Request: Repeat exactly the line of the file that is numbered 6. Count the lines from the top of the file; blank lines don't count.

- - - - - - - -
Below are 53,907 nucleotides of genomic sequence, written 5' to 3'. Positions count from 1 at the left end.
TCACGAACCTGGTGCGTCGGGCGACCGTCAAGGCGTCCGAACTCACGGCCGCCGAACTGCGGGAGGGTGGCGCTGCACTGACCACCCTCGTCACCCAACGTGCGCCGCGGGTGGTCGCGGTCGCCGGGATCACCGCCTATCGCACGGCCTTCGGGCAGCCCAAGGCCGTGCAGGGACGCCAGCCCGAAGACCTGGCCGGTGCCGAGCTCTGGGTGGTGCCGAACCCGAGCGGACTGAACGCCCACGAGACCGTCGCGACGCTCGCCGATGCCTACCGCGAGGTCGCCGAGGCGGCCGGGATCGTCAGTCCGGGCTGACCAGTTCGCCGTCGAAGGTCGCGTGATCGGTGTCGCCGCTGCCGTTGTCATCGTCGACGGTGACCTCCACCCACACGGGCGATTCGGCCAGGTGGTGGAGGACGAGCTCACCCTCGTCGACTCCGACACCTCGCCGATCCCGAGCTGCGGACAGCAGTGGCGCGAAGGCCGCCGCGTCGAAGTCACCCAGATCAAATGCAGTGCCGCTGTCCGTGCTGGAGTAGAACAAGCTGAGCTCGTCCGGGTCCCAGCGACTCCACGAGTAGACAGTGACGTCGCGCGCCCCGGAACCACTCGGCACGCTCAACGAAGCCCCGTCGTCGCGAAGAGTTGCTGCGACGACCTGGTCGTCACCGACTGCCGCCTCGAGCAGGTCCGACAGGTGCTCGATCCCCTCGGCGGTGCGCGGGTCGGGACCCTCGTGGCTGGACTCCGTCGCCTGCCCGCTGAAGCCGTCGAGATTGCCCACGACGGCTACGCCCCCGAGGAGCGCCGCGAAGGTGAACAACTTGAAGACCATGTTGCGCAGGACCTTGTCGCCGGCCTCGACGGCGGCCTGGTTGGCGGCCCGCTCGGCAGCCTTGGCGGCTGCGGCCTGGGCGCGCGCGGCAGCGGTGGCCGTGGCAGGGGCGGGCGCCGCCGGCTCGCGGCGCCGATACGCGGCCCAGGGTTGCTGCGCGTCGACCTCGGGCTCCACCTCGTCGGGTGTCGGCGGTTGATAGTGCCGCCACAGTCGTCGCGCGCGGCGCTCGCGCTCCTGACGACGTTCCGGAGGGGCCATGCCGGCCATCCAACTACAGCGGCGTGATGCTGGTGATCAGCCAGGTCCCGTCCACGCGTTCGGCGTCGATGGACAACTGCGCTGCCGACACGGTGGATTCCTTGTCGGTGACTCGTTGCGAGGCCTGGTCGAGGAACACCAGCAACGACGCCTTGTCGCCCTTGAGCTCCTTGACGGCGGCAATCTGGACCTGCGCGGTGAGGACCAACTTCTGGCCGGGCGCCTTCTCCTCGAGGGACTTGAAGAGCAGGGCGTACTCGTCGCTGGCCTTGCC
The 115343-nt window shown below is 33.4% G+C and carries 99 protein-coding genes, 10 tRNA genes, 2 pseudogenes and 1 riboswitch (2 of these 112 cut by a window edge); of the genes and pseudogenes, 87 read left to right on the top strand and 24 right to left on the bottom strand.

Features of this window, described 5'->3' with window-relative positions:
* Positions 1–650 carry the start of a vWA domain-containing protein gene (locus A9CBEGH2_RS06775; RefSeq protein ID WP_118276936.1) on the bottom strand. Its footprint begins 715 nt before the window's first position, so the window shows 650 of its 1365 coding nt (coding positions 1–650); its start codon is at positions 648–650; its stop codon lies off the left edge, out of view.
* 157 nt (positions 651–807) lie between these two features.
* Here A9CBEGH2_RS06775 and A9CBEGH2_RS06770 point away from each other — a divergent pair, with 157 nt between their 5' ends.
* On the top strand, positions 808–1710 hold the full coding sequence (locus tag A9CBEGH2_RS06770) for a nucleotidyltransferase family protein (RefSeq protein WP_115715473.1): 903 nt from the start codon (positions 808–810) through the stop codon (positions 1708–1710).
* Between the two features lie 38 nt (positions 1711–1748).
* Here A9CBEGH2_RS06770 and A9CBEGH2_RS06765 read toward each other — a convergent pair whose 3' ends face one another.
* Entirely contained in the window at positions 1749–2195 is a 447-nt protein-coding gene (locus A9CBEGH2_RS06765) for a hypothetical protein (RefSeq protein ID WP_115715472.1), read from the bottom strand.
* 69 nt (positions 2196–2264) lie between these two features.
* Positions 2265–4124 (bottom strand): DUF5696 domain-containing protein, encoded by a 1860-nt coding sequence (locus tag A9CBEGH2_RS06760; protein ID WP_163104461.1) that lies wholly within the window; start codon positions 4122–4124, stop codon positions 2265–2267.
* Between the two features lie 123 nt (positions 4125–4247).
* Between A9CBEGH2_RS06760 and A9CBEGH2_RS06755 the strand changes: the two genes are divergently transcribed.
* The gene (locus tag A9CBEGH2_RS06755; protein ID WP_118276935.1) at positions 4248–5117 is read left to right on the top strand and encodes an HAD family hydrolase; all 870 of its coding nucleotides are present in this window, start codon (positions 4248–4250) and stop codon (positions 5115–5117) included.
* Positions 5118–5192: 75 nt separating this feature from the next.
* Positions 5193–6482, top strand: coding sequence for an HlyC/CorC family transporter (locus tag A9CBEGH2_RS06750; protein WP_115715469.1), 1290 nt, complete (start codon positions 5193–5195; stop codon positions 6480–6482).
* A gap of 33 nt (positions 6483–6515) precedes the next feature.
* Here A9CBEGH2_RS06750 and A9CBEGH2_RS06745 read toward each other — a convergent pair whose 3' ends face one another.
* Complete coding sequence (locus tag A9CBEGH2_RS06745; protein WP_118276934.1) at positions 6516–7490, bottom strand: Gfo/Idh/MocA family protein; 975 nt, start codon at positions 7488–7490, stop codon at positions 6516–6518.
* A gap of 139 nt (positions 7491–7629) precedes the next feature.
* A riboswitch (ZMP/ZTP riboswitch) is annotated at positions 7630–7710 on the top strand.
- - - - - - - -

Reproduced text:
* 157 nt (positions 651–807) lie between these two features.